Any living and breathing person must have longed for bloody revenge against Hitler and his henchmen. However, for Monte it would have been completely unsatisfactory to limit this revenge to a single Nazi official. No, the people who had brought Hitler to power – the big capitalists, the Junker (Prussian landed gentry), and the generals – needed to pay. Monte did not yet know the form his revenge would take. With all his extraordinary intelligence, he set out in search of a strategy.
Every young revolutionary passes through a fanatical phase: A direct assault on all the fortifications of class rule, in the firm belief that the existing social order can be brought down in one sustained push. After this phase, many revolutionaries simply give up. Fewer find the strength for a more extended struggle. Monte had ended this first phase but not yet entered the second. His friends must have thought he had suddenly abandoned politics. Monte was not one to share half-finished thoughts, even within a small circle. Even with his childhood friend Paul or his little brother Karl, he kept every doubt to himself. Only when he had completed a plan would he go out and proclaim it to the world with trumpets blazing. So far, no new plan was ready. The tireless Zionist activist Monte had outlived his usefulness. A few years later, the Trotskyist strategist Viktor appeared in his place. In the meantime, lots of political reflection was necessary. Monte knew his life would remain in the service of “the cause” – but he was not yet sure what exactly this “cause” would be.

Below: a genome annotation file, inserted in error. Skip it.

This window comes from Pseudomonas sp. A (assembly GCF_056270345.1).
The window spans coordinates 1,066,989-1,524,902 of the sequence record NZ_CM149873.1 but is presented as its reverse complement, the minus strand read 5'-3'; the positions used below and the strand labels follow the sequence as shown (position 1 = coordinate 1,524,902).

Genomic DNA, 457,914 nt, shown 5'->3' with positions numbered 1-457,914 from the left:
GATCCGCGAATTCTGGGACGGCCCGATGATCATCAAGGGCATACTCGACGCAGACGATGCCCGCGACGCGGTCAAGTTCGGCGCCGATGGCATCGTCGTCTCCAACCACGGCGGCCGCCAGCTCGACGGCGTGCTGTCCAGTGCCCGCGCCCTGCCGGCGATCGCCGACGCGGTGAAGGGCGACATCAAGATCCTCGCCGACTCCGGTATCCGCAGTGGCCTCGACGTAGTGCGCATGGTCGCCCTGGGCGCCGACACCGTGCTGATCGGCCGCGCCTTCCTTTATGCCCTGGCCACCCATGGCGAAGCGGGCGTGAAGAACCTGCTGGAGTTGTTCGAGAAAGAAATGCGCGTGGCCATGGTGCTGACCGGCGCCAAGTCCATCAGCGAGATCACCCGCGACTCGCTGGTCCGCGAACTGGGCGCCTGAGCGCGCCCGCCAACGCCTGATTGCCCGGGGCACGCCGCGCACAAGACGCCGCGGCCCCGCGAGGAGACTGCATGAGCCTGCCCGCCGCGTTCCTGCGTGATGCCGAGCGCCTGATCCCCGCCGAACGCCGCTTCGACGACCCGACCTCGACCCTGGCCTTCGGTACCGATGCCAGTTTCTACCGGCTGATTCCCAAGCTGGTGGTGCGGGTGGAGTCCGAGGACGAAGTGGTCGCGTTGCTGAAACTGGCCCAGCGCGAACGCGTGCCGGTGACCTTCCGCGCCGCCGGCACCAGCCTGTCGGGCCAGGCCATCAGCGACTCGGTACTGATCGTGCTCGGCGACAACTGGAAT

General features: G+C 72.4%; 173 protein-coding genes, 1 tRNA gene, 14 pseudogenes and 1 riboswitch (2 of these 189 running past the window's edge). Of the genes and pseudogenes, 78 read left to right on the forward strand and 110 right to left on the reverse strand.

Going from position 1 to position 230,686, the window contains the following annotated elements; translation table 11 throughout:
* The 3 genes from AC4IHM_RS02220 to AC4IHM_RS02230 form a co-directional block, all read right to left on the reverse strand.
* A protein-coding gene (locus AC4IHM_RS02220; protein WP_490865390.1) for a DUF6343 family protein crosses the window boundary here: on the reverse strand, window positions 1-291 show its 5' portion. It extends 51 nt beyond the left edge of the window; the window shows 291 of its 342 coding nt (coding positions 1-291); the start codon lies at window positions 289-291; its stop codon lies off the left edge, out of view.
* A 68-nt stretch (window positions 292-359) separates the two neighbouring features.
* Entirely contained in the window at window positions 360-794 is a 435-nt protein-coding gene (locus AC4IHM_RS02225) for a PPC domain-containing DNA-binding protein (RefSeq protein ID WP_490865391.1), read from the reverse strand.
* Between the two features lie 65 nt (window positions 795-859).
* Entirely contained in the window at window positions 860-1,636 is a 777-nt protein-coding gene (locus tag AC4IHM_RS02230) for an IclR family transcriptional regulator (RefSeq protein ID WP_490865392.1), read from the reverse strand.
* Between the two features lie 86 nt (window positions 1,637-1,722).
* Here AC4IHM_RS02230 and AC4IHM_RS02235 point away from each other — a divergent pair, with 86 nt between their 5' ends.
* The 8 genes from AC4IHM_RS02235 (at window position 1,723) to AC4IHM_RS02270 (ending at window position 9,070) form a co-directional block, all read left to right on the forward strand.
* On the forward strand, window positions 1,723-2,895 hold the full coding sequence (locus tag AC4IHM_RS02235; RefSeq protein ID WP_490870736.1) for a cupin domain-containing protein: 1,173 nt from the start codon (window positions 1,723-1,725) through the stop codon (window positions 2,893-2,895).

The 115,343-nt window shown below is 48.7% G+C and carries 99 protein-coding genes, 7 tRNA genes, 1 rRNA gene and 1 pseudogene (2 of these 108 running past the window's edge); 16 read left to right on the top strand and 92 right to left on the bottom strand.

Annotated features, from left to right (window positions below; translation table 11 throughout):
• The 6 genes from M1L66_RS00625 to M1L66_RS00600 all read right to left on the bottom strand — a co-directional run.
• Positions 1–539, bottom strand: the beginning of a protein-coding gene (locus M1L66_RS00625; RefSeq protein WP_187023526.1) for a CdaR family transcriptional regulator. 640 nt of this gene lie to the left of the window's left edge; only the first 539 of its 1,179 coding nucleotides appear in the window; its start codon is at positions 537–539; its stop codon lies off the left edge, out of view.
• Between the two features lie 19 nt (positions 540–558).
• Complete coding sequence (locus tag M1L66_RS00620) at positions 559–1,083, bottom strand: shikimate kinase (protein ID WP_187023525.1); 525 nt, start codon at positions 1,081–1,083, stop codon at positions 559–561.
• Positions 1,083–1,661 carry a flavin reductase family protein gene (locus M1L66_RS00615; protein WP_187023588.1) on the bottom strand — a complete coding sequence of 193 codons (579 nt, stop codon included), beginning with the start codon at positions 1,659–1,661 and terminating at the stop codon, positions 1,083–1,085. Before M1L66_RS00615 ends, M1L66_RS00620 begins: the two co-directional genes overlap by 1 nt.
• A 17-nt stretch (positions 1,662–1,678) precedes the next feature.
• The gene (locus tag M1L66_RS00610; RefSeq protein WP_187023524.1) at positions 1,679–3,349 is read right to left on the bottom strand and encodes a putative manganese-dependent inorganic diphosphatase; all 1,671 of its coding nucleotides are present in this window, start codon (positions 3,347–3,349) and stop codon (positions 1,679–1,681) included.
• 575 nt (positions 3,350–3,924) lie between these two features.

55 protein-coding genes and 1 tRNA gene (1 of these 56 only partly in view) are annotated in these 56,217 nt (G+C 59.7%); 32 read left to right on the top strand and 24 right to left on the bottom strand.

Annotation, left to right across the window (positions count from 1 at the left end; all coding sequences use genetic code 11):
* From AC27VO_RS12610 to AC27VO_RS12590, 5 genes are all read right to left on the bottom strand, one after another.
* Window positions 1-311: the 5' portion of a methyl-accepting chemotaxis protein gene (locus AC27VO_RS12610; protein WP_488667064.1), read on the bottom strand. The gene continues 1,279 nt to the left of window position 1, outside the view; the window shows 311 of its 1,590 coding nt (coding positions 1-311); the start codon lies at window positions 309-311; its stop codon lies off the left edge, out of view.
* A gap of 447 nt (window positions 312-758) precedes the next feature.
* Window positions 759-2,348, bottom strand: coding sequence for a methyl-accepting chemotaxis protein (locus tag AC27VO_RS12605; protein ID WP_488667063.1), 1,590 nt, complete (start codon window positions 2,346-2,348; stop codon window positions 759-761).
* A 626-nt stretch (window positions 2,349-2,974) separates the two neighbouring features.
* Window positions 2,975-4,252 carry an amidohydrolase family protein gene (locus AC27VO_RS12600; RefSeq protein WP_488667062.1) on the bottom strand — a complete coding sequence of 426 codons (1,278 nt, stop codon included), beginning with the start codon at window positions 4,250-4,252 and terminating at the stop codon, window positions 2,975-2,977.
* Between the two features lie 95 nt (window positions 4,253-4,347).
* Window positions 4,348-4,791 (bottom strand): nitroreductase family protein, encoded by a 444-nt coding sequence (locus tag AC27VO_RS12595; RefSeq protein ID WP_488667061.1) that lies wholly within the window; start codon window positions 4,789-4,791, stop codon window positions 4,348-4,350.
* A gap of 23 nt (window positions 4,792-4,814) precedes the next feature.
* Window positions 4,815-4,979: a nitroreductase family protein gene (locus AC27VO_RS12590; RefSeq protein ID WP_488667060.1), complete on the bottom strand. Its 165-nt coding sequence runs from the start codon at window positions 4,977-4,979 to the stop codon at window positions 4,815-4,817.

You just published a biography of Martin Monath, a Jewish Berliner who built resistance cells inside the Nazi army. Why is this book coming out now?
Monath's story is incredible—if it were in a Tarantino movie, people would call it too strange to believe.
But the story feels particularly relevant in the United States today. Every day we read about new racist atrocities. At the forefront of protests against ICE concentration camps, we see new Jewish resistance movements. Using slogans like like "Never Again Is Now," Jewish people are organizing direct action against these Gestapo-like agencies.
What does that say about Jewish identity in the U.S. today?
There is a huge campaign to equate Jewish people with the Netanyahu government and the Israeli state. Both parties of U.S. imperialism, the Republicans and the Democrats, attempt to brand every criticism of Israel as antisemitic. There are slanderous attacks on Ilhan Omar, Jeremy Corbyn, and anyone else who speaks out for the basic rights of the Palestinians.
But this campaign is not a result of strength—it shows that fewer and fewer Jewish people in the U.S. and internationally identify with the state of Israel. This Great Schism won't be healed by a change of government in Israel, either. In fact, had Gantz won the election, he wouldn't have launched some kind of "center-left" Zionism—he only would have proven was that he is just as right-wing as Netanyahu. This growing disenchantment among U.S. Jews is a source of great concern for the ruling class in Israel and also the U.S.